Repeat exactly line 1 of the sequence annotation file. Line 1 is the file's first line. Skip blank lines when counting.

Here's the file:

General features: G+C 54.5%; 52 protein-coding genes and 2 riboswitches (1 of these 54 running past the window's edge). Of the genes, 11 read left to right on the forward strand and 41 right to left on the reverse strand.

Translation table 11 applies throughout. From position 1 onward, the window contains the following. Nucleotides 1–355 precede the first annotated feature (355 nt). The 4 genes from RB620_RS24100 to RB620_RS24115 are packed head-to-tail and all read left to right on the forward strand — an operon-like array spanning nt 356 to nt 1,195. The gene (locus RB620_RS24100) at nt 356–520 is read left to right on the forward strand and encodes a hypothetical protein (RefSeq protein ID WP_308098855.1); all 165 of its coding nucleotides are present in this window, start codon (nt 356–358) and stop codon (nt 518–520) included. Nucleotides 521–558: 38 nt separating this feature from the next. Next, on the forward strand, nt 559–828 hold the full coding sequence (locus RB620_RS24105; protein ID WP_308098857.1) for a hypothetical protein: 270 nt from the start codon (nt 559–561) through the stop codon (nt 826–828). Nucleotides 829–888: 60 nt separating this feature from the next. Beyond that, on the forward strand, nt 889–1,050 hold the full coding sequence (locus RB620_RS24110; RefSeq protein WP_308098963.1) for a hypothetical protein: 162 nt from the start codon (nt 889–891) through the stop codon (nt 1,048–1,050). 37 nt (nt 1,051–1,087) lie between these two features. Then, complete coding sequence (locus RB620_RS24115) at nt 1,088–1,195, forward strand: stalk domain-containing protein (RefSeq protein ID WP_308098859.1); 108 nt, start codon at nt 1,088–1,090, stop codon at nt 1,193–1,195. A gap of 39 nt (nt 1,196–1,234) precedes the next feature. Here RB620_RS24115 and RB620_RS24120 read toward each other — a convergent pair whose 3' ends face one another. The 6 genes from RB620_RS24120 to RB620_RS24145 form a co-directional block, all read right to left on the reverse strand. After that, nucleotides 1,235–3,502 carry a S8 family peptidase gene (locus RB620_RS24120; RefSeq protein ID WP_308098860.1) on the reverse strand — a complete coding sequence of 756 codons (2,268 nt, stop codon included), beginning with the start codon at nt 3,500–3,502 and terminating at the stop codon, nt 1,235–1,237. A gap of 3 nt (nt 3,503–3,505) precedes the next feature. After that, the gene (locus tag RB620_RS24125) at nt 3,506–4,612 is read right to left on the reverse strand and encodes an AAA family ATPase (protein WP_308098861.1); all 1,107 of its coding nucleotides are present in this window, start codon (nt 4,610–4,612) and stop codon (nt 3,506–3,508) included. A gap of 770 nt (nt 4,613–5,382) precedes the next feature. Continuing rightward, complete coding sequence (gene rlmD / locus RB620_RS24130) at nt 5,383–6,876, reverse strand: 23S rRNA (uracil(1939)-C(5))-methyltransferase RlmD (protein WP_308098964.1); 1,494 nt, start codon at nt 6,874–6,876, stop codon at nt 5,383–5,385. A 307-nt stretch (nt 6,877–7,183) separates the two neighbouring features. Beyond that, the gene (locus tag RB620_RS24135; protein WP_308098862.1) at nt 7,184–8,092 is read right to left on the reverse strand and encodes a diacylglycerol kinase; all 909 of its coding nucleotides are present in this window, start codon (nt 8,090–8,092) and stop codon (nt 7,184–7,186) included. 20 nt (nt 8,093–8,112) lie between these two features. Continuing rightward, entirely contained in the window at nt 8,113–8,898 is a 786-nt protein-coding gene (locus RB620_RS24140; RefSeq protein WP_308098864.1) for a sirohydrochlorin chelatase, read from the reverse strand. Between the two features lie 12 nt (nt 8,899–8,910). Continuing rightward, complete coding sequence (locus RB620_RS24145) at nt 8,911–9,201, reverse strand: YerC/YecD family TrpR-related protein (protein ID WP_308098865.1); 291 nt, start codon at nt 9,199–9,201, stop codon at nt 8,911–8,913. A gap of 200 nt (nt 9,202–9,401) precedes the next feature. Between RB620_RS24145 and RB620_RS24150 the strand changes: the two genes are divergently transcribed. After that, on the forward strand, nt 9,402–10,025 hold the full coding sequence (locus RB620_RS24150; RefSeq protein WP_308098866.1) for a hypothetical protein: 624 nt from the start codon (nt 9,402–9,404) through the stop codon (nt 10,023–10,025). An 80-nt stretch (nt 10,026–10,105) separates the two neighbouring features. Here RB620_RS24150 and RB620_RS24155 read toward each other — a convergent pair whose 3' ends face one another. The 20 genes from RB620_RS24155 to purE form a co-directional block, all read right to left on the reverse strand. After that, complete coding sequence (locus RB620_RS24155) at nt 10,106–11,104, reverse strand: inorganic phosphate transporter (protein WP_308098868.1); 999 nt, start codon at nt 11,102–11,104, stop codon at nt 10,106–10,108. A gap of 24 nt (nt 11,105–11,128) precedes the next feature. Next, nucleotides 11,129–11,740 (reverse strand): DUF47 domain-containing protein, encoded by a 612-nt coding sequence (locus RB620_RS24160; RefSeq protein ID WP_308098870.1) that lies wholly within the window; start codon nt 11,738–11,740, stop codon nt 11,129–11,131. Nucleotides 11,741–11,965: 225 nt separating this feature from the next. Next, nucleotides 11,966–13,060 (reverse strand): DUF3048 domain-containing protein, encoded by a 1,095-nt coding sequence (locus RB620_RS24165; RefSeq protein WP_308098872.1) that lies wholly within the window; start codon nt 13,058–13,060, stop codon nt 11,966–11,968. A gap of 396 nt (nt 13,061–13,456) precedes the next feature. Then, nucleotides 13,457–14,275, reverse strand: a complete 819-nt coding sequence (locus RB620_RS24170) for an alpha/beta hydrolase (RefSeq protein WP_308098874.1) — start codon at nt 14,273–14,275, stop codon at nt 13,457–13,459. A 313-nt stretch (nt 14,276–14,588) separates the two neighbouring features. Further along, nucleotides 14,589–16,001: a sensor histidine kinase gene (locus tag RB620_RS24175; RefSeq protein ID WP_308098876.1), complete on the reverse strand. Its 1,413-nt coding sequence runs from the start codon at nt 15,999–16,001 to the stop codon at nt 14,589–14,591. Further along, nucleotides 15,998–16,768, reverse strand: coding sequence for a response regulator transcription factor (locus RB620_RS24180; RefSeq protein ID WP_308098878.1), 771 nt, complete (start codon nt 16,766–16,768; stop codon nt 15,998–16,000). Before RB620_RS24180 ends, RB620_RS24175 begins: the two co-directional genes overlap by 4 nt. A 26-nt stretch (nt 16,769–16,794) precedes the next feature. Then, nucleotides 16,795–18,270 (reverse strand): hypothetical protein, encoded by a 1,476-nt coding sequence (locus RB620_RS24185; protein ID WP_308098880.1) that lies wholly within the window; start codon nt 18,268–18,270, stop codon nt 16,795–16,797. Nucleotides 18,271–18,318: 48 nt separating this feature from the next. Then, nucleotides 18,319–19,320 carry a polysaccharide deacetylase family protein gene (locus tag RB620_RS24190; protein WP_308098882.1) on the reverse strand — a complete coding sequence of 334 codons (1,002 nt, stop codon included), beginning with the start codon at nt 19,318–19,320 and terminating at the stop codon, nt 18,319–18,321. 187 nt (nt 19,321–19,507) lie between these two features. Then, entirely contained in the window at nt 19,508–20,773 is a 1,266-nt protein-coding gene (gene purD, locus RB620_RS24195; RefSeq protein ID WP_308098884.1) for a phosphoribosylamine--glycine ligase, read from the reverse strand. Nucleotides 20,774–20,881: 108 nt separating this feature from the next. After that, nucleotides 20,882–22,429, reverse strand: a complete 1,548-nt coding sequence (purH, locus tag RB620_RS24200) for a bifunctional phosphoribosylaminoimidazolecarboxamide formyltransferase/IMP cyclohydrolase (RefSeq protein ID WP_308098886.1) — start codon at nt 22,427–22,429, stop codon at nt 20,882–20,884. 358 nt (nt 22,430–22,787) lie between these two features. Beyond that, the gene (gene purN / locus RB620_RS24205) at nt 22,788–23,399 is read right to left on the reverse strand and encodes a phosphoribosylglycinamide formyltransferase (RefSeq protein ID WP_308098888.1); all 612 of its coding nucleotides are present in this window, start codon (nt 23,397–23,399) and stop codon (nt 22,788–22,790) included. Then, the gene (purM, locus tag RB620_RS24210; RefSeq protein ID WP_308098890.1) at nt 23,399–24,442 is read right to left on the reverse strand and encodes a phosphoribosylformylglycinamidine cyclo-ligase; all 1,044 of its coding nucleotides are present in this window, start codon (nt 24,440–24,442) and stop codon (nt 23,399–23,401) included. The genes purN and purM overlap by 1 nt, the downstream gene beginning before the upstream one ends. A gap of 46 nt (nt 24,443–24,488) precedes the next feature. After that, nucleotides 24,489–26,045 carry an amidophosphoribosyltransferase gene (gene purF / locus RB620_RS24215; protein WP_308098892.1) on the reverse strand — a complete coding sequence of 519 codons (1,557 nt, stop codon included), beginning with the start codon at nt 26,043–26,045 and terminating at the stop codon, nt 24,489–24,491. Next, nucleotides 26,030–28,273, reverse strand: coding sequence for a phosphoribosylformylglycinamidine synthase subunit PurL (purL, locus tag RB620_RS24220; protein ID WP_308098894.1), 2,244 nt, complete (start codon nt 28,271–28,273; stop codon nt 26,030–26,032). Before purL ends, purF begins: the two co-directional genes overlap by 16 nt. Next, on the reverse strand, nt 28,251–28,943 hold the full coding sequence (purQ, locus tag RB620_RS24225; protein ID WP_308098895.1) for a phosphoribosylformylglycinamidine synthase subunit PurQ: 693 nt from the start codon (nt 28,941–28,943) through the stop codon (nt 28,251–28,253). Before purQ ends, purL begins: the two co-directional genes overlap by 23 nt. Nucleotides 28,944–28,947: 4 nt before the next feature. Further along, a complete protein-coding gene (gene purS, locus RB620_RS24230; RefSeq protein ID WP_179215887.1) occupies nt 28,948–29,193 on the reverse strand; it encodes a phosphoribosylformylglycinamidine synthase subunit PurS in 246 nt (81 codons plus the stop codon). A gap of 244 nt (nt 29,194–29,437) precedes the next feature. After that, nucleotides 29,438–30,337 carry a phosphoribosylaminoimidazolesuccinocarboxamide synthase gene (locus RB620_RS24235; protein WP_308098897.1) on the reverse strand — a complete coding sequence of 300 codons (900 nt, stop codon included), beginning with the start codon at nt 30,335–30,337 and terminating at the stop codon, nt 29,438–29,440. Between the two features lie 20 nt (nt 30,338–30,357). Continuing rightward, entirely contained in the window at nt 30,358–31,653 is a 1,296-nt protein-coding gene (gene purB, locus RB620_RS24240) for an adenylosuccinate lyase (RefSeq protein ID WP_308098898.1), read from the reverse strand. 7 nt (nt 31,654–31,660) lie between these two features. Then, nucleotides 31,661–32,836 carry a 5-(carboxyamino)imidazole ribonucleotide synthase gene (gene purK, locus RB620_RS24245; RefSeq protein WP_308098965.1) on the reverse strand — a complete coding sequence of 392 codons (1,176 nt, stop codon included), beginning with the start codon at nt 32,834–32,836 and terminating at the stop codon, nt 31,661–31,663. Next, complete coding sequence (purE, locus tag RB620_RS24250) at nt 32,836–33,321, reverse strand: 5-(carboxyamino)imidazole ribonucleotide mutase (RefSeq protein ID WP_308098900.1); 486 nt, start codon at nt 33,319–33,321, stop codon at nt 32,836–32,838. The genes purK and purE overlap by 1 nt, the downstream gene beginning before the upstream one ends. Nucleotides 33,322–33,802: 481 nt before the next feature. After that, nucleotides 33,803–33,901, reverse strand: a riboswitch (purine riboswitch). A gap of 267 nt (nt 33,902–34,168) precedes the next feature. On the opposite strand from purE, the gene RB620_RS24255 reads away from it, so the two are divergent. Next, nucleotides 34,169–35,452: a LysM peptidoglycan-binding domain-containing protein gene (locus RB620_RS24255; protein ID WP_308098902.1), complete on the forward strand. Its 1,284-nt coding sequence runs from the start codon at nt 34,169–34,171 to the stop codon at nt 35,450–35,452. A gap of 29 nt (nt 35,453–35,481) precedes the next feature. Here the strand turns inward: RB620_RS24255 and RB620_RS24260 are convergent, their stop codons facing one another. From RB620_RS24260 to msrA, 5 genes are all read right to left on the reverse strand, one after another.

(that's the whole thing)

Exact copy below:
General features: G+C 54.5%; 52 protein-coding genes and 2 riboswitches (1 of these 54 running past the window's edge). Of the genes, 11 read left to right on the forward strand and 41 right to left on the reverse strand.